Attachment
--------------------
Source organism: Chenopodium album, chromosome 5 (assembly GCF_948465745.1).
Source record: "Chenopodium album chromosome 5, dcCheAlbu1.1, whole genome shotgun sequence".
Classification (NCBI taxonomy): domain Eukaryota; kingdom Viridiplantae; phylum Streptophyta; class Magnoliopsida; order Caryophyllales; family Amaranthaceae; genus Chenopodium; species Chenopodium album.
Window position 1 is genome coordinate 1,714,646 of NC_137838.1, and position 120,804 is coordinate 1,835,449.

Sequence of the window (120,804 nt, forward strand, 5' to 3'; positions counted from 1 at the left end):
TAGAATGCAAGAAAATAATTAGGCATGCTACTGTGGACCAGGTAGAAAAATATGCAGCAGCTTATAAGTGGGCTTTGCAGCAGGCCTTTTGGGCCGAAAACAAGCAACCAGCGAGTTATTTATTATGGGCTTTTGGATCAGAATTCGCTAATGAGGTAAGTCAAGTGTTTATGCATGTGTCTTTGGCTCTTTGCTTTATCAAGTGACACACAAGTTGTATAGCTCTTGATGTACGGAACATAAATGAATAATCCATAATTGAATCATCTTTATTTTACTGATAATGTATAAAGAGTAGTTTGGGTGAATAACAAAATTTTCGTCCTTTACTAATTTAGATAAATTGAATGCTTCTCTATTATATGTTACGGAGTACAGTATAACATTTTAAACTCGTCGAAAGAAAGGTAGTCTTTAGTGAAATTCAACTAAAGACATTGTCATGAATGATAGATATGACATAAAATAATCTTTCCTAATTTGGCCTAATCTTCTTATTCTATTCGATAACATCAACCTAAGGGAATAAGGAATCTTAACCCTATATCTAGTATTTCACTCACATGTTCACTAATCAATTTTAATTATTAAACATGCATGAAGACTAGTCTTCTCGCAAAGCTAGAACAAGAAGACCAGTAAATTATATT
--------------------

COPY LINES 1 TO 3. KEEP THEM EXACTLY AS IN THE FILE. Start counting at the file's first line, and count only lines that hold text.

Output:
Source organism: Chenopodium album, chromosome 5 (assembly GCF_948465745.1).
Source record: "Chenopodium album chromosome 5, dcCheAlbu1.1, whole genome shotgun sequence".
Classification (NCBI taxonomy): domain Eukaryota; kingdom Viridiplantae; phylum Streptophyta; class Magnoliopsida; order Caryophyllales; family Amaranthaceae; genus Chenopodium; species Chenopodium album.